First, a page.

I found it best to baste the bands in to place first on my machine. Then trim out the middle layer of fabric and then serge the edges for a clean finish. Otherwise my serger struggled to cope with three layers of fabric. And I really struggled to get the cuffs to stretch enough to fit the sleeve openings. That could be due to the limited stretch of the fabric? In the end I had to gather the sleeve openings and baste to the cuffs.

Burdastyle Zipper Sweatshirt 08/2014 - close up of cuffs

Burdastyle Zipper Sweatshirt 08/2014 – close up of cuffs

Burdastyle Zipper Sweatshirt 08/2014

Burdastyle Zipper Sweatshirt 08/2014

Sewing Pattern Review

Pattern Description:

Cuddle up in an extra long raglan shirt in quilted knit fabric or sweat shirting. It’s accented with an exposed zipper at one shoulder.

Pattern Sizing:

Burdastyle 46 – 52

Did it look like the photo/drawing on the pattern envelope once you were done sewing with it?

Yes.

Were the instructions easy to follow?

Burdastyle: don’t expect them to be easy to follow :-)

The main gripe about the instructions is that it is not apparent (or I thought the wording was confusing) as to whether or not seam allowances should be added to the hem, sleeve and neck bands (which you have to draft yourself).  Turns out they should be added.

What did you particularly like or dislike about the pattern?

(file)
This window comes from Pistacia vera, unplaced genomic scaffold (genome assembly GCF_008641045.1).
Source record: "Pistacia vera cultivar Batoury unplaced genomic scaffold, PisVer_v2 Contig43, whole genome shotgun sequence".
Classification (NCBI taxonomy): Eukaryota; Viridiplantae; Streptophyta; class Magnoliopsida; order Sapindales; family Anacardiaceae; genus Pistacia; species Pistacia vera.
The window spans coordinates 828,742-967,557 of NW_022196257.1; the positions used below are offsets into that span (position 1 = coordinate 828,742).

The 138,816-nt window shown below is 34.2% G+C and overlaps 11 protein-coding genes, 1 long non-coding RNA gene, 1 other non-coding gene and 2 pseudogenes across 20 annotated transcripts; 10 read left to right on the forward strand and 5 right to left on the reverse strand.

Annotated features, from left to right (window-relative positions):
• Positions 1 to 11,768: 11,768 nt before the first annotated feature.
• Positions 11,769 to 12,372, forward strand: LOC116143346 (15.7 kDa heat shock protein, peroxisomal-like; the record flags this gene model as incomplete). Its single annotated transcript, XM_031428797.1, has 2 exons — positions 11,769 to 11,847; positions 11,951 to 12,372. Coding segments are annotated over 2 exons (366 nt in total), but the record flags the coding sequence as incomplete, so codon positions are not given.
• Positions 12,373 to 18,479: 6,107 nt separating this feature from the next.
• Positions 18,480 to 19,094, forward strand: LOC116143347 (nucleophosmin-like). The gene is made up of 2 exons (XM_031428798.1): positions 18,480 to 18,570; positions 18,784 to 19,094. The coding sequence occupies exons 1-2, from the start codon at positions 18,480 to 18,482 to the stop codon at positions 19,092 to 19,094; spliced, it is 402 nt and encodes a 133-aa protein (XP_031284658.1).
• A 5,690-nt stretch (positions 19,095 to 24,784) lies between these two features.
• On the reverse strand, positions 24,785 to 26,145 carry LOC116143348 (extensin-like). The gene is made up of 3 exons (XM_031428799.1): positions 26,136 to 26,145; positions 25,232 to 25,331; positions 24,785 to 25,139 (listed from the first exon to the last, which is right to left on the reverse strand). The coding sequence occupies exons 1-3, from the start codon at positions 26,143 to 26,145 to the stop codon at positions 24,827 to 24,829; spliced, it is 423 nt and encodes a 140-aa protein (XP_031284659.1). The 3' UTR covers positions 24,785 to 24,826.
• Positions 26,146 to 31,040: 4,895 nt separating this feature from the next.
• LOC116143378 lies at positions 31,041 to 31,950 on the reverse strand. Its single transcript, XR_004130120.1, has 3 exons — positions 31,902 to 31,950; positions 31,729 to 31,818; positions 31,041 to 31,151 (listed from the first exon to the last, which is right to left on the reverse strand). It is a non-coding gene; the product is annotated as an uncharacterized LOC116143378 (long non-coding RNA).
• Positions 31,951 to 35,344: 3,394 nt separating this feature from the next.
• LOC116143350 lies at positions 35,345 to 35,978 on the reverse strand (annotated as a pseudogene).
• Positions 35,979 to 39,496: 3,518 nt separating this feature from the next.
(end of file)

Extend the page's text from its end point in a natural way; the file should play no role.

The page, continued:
I like the oversized look and feel. It may not be for everyone. It is extra long and the sleeves are long but I am wearing it as I type this and they are not falling down or hindering me in any way. Nothing to dislike really.

Fabric Used:

A quilted jersey from Minerva Crafts in the UK. I found it best to baste the bands in place on my sewing machine first, then trim out the middle layer before finishing edges on my serger. I also had to gather the sleeve openings to get them to fit the sleeve bands (the fabric didn’t have enough stretch otherwise).

Pattern alterations or any design changes you made:

I did a 1 inch sway back and added about 10 cm to the length of the hem band for a looser fit.

Would you sew it again? Would you recommend it to others?

I probably won’t sew again. Yes. I recommend.

Conclusion:

If you want a cuddly oversized sweatshirt with an exposed zip and raglan sleeves sew this. It does what it says on the tin.

 

Oversized sweatshirts not your thing? Try the White Russian pattern from Capital Chic or McCalls6992.

 

Have a great weekend everyone…I think we are off to see Gone Girl.

Burdastyle Zipper Sweatshirt 08/2014

Burdastyle Zipper Sweatshirt 08/2014

 

 

OOP Butterick 5871: DIY Black Sequin Cocktail Party Dress

Butterick 5871 Sequin Dress
Butterick 5871 Sequin Dress

Butterick 5871 Sequin Dress

Hello Dear Friends;